TIBCO Software has announced the latest version of its data discovery and visualization platform Spotfire.
- Simplify IT With Cloud-Based Wireless Management
- Challenging Some of the Myths About Static Code Analysis
- Intrusion Prevention Systems: What to Look for in a Solution
- How to Protect Your Content and Improve Security with Cloud Client Computing and Thin/Zero Clients
Now at its version 5.5 release, this product is designed to work simultaneously with data that is in-memory as it also directly queries a variety of data systems and engines.
Specifically, over 30 data sources are open to this new hybrid approach including analytic data warehouses, databases, No-SQL sources, web services, and applications — all accessible through a "common layer".
Spotfire 5.5 also integrates with Teradata Aster, TIBCO's own DataSynapse GridServer and the firm's BusinessEvents product. The intention here is to create an environment that gives data analytics focused programmers the option to use predictive analytics and contextual insights for real-time events.
"Competition, productivity, and innovation all depend on how enterprises make important information immediately available to knowledge professionals, yet companies must simultaneously control access to sensitive data," said Lou Jordano, head of worldwide product marketing for TIBCO.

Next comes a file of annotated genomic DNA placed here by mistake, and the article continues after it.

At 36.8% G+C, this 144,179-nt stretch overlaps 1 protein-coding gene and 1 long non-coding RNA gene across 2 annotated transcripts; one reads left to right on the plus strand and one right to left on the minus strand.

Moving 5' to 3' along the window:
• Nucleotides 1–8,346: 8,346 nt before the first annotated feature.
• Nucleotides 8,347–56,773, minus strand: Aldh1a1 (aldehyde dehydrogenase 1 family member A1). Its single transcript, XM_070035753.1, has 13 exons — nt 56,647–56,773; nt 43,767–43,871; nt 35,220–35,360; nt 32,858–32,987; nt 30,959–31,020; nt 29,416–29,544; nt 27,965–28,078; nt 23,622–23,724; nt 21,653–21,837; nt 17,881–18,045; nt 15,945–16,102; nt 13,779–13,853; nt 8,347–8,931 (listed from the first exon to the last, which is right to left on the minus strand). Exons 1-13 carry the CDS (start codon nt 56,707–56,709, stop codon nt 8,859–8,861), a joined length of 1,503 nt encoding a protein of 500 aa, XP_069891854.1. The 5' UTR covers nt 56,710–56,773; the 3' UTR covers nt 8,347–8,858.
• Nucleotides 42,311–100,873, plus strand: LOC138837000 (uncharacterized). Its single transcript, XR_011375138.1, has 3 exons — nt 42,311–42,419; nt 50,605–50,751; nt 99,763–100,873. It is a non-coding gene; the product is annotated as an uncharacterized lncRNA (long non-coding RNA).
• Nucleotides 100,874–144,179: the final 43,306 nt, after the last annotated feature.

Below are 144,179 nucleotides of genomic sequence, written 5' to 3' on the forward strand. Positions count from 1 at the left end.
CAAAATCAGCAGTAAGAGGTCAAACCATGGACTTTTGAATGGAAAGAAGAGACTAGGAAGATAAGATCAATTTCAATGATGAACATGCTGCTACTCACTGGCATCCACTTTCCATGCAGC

Spotfire 5.5 also offers a new set of visualization and analysis capabilities to manage the business by exception.
Ovum's Tony Baer wrote on this subject at this time last year, saying that application development and data management have traditionally been seen as yin and yang. "Developing applications helps enterprise operationalize their data," he said.
"SQL emerged as the core enterprise data platform once packaged applications and software development tools materialized to help enterprises not simply run transactions, but automate data-driven business processes. Not surprisingly, application development frameworks were core to Oracle's and Microsoft's database successes. Ovum expects history to repeat itself with big data. The next logical step beyond managing and integrating data will be developing analytic and operational applications that consume it," wrote Baer.